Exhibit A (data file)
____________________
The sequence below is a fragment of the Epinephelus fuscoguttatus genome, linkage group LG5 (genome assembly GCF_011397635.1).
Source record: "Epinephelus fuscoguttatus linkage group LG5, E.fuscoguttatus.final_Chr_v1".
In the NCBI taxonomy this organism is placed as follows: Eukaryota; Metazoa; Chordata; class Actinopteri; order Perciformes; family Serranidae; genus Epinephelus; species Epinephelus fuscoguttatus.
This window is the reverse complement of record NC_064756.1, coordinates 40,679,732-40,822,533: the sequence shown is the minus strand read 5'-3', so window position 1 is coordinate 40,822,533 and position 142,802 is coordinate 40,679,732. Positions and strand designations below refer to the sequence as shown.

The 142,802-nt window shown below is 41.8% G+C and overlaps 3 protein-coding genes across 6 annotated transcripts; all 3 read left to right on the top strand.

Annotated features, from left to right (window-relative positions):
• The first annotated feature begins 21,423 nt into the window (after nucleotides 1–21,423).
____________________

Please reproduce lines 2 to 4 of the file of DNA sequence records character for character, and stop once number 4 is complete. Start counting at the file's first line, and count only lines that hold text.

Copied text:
Source record: "Epinephelus fuscoguttatus linkage group LG5, E.fuscoguttatus.final_Chr_v1".
In the NCBI taxonomy this organism is placed as follows: Eukaryota; Metazoa; Chordata; class Actinopteri; order Perciformes; family Serranidae; genus Epinephelus; species Epinephelus fuscoguttatus.
This window is the reverse complement of record NC_064756.1, coordinates 40,679,732-40,822,533: the sequence shown is the minus strand read 5'-3', so window position 1 is coordinate 40,822,533 and position 142,802 is coordinate 40,679,732. Positions and strand designations below refer to the sequence as shown.